Unit
Advanced Trigonometry
Cornell University
PhD. in Mathematics
Norm was 4th at the 2004 USA Weightlifting Nationals! He still trains and competes occasionally, despite his busy schedule.
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Cornell University
PhD. in Mathematics
Norm was 4th at the 2004 USA Weightlifting Nationals! He still trains and competes occasionally, despite his busy schedule.
We’re talking bout the inverse cosine function and I want to talk about some properties that inverse cosine has because it’s the inverse of the restricted cosine function. Remember the definition is y equals inverse cosine x means x equals cosine y as long as y is between zero and pi. Based on our definition these two guys are inverse functions. F of x equals cosine. This is the restricted cosine function and f inverse equals inverse cosine.
Remember for inverse functions you have two identities, this one and this one; f inverse of f of x equals x. So what would these be for these two functions. Well the first would be cosine of inverse cosine of x equals x and the second would be inverse cosine of x cosine x equals x. But you have to remember that these two identities are only true as long as x lives in the domain of the inside function. So in the case of this identity, x would have to be in the domain of inverse cosine which is from -1 to one. And for this one, x would have to be in the domain of the restricted cosine function. X would have to be between zero and pi.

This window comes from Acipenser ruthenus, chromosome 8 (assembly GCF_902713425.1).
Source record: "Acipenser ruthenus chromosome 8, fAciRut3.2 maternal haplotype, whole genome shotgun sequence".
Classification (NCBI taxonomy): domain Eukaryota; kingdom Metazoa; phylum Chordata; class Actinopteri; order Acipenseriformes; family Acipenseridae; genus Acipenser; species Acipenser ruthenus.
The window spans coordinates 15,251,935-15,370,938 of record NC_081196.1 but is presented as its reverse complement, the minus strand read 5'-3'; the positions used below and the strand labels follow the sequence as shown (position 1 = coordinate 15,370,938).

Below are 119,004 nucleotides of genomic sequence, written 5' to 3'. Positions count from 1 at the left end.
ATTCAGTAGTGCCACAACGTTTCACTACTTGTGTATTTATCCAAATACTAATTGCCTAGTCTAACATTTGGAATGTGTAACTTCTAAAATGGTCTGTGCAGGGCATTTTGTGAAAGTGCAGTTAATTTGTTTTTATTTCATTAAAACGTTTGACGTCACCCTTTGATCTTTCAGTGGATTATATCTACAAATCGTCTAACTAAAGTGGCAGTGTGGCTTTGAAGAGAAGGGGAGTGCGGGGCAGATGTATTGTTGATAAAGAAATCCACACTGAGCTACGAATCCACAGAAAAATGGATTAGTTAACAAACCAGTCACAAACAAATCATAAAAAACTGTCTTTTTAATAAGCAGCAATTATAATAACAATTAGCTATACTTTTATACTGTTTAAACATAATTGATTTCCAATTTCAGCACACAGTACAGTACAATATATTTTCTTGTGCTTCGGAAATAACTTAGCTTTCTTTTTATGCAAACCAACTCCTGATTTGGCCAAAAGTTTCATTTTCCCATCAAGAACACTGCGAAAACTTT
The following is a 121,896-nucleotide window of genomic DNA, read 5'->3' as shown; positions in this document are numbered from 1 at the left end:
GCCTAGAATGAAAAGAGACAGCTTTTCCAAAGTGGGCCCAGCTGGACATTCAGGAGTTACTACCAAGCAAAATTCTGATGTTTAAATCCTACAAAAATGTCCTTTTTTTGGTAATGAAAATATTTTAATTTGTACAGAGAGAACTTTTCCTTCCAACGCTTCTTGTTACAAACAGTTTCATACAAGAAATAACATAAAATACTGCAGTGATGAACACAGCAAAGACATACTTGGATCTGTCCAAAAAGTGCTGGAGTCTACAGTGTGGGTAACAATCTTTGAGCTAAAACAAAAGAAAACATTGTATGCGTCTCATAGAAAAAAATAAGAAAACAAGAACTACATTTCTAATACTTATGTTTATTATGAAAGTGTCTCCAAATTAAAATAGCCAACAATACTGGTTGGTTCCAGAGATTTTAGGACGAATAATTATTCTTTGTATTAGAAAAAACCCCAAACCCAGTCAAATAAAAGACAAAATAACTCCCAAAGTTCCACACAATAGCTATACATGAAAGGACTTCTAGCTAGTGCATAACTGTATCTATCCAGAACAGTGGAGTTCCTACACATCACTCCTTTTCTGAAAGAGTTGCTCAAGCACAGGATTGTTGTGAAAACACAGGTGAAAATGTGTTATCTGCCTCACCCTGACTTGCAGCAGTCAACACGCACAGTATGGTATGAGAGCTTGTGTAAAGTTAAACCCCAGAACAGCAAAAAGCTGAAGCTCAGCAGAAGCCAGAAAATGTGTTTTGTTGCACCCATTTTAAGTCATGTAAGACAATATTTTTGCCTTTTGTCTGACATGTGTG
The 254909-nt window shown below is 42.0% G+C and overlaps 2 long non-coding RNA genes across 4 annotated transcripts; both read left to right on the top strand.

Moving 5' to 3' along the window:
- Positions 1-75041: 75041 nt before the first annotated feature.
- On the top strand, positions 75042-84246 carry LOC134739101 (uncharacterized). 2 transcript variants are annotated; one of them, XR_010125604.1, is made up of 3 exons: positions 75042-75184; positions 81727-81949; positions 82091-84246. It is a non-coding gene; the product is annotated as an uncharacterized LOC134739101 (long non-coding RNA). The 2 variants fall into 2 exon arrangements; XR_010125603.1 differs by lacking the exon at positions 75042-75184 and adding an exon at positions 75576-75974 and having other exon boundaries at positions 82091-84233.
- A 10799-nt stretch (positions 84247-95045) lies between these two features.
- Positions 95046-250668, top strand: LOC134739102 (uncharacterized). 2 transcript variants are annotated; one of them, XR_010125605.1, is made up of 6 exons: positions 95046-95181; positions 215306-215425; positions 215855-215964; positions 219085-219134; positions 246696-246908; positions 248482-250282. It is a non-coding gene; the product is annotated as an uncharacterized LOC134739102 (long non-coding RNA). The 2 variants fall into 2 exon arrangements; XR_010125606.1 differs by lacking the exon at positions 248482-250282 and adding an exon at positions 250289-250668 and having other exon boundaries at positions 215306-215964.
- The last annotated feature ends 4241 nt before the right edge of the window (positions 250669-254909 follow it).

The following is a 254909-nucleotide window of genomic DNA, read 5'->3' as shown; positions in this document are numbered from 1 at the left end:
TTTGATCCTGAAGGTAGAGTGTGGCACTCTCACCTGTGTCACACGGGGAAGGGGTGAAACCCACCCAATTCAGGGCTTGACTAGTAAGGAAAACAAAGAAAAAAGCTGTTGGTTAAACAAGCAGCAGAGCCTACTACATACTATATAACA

Let’s take a look at an example that uses these identities. The problem says evaluate inverse cosine of cosine 3 pi over 4. Now because 3 pi over 4 is in the domain of the restricted cosine function the identity holds and the answer should be 3 pi over 4. But here 5 pi over 3 is not between zero and pi, so inverse cosine of cosine of x will not equal x in this case. In order to evaluate this, I’ve got to fist evaluate cosine of 5 pi over 3. Inverse cosine of, and what’s the cosine of 5 pi over 3? It’s ½. Now what’s the inverse cosine of ½? That would be the angle whose cosine is ½ as long as that angle is between 0 and pi and the answer is pi over 3. So here you see the inverse cosine of the cosine of something doesn’t have to equal that something. If the original angle’s not in the interval form zero to pi.
Finally, cosine of inverse cosine of pi, this expression doesn’t work because pi is not in the domain of inverse cosine. Remember that the domain of inverse cosine is the numbers from -1 to one so this is actually undefined. The inverse identities for inverse cosine and cosine remember that these only apply when x is in the domain of inverse cosine for this identity and when x is in the domain of the restricted cosine function for this one.